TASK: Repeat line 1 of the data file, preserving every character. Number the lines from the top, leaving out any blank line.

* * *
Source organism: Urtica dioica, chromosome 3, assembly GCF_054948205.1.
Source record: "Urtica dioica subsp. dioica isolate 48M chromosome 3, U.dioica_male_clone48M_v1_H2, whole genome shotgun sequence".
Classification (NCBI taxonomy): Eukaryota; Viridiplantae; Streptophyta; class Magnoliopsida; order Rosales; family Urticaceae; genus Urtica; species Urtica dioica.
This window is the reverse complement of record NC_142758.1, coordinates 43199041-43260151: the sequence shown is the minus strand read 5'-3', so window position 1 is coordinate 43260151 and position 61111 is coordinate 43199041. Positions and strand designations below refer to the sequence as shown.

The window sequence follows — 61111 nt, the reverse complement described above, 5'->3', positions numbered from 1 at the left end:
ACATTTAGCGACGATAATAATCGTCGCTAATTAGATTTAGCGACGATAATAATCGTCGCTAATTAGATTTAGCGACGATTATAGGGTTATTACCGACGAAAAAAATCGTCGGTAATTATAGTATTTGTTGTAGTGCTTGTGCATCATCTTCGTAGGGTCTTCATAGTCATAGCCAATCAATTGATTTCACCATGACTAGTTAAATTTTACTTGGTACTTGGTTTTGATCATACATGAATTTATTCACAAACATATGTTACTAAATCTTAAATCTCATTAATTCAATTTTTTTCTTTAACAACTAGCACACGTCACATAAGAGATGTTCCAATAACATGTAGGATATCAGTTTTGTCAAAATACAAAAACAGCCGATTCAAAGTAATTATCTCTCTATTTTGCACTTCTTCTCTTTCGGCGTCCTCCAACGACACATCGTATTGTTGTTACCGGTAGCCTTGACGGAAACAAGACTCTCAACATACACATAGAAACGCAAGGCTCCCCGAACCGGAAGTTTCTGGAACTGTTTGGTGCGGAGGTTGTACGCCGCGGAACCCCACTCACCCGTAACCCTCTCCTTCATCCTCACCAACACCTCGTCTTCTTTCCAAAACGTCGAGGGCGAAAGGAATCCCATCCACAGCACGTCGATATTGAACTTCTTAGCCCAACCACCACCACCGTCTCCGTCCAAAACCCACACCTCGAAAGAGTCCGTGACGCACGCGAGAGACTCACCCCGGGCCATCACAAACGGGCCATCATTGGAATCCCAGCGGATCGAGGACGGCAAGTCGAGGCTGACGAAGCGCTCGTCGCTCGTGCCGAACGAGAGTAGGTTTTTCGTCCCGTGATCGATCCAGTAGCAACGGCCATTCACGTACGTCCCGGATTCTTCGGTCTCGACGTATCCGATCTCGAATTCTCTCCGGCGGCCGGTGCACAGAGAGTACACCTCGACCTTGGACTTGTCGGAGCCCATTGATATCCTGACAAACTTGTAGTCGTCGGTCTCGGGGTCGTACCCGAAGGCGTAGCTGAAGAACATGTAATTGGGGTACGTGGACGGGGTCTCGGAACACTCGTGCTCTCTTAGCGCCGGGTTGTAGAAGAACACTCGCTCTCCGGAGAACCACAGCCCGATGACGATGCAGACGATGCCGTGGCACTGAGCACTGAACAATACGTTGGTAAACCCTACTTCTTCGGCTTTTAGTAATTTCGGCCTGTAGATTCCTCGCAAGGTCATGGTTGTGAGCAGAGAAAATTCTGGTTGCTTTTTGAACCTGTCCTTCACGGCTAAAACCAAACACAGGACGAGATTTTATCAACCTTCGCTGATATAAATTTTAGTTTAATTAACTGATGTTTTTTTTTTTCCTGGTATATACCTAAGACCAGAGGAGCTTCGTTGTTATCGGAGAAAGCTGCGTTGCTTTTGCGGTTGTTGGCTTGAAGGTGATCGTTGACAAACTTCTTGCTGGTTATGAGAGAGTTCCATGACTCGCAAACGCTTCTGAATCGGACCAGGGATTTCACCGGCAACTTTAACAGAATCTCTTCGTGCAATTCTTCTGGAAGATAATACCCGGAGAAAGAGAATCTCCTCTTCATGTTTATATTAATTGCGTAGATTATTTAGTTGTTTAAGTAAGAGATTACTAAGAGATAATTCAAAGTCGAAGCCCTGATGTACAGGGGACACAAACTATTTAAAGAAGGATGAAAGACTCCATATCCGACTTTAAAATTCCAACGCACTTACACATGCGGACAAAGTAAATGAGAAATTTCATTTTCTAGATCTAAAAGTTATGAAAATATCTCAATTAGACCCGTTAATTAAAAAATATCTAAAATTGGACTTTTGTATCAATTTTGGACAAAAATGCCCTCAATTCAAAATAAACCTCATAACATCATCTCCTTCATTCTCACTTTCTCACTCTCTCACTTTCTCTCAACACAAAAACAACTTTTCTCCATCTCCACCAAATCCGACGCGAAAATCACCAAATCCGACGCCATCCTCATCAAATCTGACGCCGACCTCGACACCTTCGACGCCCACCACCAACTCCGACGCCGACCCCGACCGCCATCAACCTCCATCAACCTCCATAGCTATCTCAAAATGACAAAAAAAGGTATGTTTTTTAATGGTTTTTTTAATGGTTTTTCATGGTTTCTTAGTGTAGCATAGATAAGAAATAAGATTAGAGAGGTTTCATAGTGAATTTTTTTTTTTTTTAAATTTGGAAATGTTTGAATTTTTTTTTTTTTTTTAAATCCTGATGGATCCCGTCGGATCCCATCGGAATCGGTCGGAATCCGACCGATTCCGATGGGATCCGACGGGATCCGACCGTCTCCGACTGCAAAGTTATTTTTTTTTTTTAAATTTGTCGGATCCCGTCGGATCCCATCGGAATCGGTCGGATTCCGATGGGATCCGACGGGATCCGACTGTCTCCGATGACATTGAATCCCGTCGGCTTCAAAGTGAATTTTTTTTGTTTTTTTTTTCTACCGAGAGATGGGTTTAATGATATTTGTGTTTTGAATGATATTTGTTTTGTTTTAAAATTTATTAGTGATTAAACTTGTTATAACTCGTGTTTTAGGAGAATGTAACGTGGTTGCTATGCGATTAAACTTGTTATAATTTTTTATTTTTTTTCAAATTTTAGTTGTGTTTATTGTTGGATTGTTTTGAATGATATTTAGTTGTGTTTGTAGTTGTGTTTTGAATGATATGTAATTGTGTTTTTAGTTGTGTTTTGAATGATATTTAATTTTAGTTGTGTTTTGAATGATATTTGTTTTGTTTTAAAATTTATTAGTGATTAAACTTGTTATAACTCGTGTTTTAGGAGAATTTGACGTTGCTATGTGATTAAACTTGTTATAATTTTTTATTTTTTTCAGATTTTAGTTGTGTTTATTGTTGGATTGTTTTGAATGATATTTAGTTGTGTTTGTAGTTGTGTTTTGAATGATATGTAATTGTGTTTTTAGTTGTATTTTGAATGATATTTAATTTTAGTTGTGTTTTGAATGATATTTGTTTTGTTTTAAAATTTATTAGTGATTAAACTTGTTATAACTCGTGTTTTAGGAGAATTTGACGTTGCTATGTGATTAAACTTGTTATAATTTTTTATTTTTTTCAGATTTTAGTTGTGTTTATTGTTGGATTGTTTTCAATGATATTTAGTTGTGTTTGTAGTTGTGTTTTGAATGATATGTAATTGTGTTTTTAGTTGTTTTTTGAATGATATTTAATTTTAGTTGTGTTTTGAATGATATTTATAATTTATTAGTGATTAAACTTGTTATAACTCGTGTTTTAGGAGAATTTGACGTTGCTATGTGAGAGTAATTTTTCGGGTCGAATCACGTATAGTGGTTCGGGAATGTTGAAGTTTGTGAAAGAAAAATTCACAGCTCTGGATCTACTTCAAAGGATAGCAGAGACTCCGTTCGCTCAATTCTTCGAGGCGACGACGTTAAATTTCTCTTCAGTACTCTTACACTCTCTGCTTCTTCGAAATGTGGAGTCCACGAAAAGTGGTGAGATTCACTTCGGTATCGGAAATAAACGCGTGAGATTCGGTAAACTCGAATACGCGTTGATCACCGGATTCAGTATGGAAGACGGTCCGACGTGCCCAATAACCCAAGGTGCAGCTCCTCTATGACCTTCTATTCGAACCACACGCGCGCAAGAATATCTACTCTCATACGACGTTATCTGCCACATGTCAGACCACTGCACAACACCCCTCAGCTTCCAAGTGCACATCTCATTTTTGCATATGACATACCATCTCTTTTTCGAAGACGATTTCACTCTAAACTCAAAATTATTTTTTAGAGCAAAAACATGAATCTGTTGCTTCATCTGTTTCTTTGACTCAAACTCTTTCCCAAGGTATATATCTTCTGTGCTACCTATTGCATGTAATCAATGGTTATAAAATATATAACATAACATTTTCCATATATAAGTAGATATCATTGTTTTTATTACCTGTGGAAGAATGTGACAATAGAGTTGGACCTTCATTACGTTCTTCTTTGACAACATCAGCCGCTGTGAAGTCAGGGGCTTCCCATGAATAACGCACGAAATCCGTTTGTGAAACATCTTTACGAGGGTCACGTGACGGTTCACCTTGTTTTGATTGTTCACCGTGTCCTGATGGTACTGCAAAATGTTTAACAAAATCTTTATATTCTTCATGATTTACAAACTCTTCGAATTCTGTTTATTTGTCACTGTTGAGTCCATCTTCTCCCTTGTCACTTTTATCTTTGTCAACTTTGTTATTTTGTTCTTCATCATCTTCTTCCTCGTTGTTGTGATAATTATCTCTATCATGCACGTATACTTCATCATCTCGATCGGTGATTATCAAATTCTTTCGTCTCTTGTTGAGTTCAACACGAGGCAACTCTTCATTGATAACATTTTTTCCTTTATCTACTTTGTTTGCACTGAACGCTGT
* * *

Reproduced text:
Source organism: Urtica dioica, chromosome 3, assembly GCF_054948205.1.